Gathering Information for
Competitive Intelligence

See also: Turning Information into Action

Market research and competitive intelligence are two linked, but slightly different, concepts. Both provide information to help you understand more about your market, and make the right decisions for your company.

Understanding the market, including both your customers and your competitors, is vital to success in business, and feeds into a wide range of strategic analysis tools, including Porter’s Five Forces and PESTLE analysis.

This page provides definitions of competitive intelligence and market research, and then offers some techniques that you may find useful in gathering information to support your strategic and tactical decisions about your products, markets, and ongoing operations.

Competitive Intelligence vs. Market Research

There is no single, agreed definition of either competitive intelligence or market research.

Some sources suggest that market research is a subset of competitive intelligence, and others that the reverse is true, or even that the two are the same.

Broadly speaking, the term ‘market research’ seems to have been around longer. More recently, it has evolved or developed into ‘competitive intelligence’ or ‘market intelligence’, probably to reflect the broader range of activities used to gather information, and because information sought includes more about competitors as well as customers. It is generally agreed that market/competitive intelligence:

  • Includes both qualitative and quantitative information;
  • Provides information about a company’s competition, customers and markets;
  • Looks at past, present and future situations and scenarios;
  • May need to be gathered both directly and indirectly, from a wide range of sources;
  • Is used to make both strategic and tactical decisions about marketing, product development and stakeholder management.

A thought on information quality and quantity

Consider Porter’s Five Forces. Using it for analysis requires information about your suppliers and customers, your competitors, and possible changes in the future, including new substitutes for your product or service, and new entrants to the market: effectively, competitive intelligence.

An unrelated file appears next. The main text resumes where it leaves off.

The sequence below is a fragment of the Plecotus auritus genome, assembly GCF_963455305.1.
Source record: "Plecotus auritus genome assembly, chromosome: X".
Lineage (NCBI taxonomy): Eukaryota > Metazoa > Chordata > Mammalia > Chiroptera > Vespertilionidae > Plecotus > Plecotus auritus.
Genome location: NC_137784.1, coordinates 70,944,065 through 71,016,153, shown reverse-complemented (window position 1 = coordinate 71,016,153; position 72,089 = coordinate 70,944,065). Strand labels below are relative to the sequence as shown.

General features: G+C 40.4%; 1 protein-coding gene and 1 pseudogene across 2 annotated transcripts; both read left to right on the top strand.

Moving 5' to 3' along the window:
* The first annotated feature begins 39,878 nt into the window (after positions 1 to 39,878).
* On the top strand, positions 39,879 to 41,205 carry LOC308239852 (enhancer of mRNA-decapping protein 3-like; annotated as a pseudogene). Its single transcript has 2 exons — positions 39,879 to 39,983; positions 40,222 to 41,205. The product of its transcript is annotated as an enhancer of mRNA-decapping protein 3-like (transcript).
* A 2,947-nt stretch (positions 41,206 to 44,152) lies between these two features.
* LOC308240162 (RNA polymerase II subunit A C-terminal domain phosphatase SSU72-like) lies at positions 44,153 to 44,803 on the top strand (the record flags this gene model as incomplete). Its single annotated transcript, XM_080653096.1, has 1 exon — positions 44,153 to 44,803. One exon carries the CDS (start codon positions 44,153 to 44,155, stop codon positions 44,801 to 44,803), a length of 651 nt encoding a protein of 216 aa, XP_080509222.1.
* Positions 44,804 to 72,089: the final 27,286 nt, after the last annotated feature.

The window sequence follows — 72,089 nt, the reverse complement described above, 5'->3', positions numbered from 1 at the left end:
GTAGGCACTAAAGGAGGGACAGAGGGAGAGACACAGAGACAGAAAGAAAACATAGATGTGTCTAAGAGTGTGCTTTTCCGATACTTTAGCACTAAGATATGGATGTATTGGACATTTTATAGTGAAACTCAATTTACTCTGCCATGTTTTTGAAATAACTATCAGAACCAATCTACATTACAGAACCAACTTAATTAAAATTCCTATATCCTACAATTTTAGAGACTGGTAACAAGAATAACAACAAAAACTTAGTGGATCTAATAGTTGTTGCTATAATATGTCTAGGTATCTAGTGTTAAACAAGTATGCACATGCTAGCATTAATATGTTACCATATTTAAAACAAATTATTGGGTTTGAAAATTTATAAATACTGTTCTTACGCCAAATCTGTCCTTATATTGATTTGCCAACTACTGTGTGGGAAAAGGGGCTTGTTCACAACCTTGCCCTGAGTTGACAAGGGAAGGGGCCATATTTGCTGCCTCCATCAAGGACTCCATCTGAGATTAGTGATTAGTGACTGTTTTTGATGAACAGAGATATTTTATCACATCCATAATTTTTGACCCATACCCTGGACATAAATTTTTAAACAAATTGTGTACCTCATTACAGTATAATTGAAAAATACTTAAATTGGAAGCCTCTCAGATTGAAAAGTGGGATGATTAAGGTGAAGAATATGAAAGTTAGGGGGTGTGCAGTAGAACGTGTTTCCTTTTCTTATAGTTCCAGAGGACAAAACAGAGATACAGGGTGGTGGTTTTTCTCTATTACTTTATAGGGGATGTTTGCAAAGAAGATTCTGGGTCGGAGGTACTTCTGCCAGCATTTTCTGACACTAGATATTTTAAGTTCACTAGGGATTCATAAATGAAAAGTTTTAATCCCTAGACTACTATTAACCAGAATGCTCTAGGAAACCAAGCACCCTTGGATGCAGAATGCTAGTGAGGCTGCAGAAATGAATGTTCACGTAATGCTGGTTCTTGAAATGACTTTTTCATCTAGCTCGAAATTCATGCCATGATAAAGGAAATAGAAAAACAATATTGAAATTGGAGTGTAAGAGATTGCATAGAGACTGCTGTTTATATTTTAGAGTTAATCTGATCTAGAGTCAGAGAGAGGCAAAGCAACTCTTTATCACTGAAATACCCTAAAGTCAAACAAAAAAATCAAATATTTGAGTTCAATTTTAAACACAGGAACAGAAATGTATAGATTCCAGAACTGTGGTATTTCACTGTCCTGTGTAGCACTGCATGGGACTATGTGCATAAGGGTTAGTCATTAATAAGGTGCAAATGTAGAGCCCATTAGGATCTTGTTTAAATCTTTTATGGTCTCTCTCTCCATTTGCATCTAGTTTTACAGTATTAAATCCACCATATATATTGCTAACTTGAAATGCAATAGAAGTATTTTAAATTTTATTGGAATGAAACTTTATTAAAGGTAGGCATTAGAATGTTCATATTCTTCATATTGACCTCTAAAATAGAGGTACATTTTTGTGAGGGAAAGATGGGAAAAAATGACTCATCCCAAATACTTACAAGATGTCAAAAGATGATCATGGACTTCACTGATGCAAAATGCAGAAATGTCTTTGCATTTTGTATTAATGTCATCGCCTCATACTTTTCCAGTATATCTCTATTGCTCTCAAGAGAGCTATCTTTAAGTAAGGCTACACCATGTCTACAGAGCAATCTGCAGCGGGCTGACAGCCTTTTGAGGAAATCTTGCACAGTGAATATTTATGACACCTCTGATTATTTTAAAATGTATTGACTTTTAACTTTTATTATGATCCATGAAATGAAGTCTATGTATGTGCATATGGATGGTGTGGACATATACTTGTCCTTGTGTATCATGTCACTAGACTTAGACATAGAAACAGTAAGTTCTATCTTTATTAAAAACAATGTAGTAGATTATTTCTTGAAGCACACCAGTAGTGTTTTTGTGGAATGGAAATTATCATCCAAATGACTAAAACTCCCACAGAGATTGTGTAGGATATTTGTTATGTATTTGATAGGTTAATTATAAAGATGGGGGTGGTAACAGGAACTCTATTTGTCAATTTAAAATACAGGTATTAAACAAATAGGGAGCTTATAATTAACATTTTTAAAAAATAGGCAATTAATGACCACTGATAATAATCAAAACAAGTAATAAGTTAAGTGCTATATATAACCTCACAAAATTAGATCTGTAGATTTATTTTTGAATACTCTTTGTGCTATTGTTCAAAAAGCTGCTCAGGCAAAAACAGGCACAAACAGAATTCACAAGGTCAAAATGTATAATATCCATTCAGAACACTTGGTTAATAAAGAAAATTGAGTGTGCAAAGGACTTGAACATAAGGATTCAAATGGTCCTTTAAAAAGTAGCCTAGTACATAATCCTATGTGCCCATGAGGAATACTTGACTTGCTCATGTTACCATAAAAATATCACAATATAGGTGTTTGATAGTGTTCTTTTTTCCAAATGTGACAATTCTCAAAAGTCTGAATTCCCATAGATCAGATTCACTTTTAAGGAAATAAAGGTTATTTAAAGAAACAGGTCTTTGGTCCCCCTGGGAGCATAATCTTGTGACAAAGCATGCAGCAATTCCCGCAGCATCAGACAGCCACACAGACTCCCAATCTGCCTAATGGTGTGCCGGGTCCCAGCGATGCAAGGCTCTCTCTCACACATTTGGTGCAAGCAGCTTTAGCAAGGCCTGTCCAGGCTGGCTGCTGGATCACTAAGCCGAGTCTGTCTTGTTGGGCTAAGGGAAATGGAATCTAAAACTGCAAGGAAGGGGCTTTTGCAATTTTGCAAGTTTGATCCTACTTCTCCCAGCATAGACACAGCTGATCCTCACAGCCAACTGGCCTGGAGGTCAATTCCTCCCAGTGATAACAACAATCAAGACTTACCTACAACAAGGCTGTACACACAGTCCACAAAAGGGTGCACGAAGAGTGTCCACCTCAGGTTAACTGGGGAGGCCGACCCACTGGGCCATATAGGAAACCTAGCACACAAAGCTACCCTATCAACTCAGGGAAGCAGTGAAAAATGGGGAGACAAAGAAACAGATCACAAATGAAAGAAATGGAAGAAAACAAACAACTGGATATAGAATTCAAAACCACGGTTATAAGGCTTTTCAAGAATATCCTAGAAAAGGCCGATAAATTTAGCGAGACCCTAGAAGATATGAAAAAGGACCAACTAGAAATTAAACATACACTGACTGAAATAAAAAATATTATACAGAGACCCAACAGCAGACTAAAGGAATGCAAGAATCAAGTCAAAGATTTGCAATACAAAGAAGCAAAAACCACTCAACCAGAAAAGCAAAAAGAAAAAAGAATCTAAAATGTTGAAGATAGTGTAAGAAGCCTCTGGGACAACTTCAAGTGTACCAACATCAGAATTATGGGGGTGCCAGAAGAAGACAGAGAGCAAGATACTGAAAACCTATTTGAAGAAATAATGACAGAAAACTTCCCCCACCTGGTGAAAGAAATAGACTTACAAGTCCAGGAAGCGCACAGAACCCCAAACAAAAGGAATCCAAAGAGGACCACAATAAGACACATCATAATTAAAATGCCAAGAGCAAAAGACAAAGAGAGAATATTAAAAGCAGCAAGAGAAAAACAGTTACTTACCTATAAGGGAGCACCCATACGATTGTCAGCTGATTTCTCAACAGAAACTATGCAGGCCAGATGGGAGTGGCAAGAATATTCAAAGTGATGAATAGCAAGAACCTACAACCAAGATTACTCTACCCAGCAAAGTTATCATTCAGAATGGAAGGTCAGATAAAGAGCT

Your analysis will be better with more information (within limits).

BUT… the information must be accurate.

The Information Funnel


The process of gathering information can be considered as a funnel.

  • At the top of the funnel, you feed in as much information as possible, without worrying too much about its quality.
  • As the information passes through the funnel, you assess its accuracy, relevance, quality, and therefore usefulness, going back for more if necessary about any particular area.
  • Finally, at the bottom of the funnel, you end up with a set of useful and accurate information to draw on to make decisions.

Possible Sources of Information

There is a wide range of information sources that you can use to find out about your competitors, market, and industry. These include:

  • Analysts’ reports

    These are often either published freely, or are available for quite low fees or in exchange for contact information. You can also commission reports in your chosen area. These reports will provide detailed information about an industry or current conditions. They are likely to be both accurate and reliable, especially from established research houses, because the reputation of the analysts rests on that.